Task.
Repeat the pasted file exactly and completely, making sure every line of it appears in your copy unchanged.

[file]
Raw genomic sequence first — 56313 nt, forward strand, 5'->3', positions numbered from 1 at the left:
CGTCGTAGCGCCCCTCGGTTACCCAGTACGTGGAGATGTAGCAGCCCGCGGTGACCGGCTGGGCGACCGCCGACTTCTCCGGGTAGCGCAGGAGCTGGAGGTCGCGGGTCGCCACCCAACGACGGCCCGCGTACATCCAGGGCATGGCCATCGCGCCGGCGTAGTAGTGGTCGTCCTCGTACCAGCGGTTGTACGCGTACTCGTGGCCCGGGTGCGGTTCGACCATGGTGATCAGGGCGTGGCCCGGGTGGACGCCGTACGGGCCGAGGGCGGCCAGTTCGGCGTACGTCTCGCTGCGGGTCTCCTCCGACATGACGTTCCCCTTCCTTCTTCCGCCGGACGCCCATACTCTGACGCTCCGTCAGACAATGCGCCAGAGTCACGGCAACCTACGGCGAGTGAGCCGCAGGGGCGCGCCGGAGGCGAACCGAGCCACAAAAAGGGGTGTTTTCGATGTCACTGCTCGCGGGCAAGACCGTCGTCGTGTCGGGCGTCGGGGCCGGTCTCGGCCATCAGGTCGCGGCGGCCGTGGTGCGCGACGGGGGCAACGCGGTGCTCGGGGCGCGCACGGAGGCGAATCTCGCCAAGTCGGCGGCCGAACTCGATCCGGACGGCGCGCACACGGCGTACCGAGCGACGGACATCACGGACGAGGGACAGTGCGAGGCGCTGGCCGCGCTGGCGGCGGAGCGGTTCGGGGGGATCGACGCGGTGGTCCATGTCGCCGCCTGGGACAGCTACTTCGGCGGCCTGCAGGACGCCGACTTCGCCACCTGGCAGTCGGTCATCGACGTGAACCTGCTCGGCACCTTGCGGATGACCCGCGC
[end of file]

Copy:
Raw genomic sequence first — 56313 nt, forward strand, 5'->3', positions numbered from 1 at the left:
CGTCGTAGCGCCCCTCGGTTACCCAGTACGTGGAGATGTAGCAGCCCGCGGTGACCGGCTGGGCGACCGCCGACTTCTCCGGGTAGCGCAGGAGCTGGAGGTCGCGGGTCGCCACCCAACGACGGCCCGCGTACATCCAGGGCATGGCCATCGCGCCGGCGTAGTAGTGGTCGTCCTCGTACCAGCGGTTGTACGCGTACTCGTGGCCCGGGTGCGGTTCGACCATGGTGATCAGGGCGTGGCCCGGGTGGACGCCGTACGGGCCGAGGGCGGCCAGTTCGGCGTACGTCTCGCTGCGGGTCTCCTCCGACATGACGTTCCCCTTCCTTCTTCCGCCGGACGCCCATACTCTGACGCTCCGTCAGACAATGCGCCAGAGTCACGGCAACCTACGGCGAGTGAGCCGCAGGGGCGCGCCGGAGGCGAACCGAGCCACAAAAAGGGGTGTTTTCGATGTCACTGCTCGCGGGCAAGACCGTCGTCGTGTCGGGCGTCGGGGCCGGTCTCGGCCATCAGGTCGCGGCGGCCGTGGTGCGCGACGGGGGCAACGCGGTGCTCGGGGCGCGCACGGAGGCGAATCTCGCCAAGTCGGCGGCCGAACTCGATCCGGACGGCGCGCACACGGCGTACCGAGCGACGGACATCACGGACGAGGGACAGTGCGAGGCGCTGGCCGCGCTGGCGGCGGAGCGGTTCGGGGGGATCGACGCGGTGGTCCATGTCGCCGCCTGGGACAGCTACTTCGGCGGCCTGCAGGACGCCGACTTCGCCACCTGGCAGTCGGTCATCGACGTGAACCTGCTCGGCACCTTGCGGATGACCCGCGC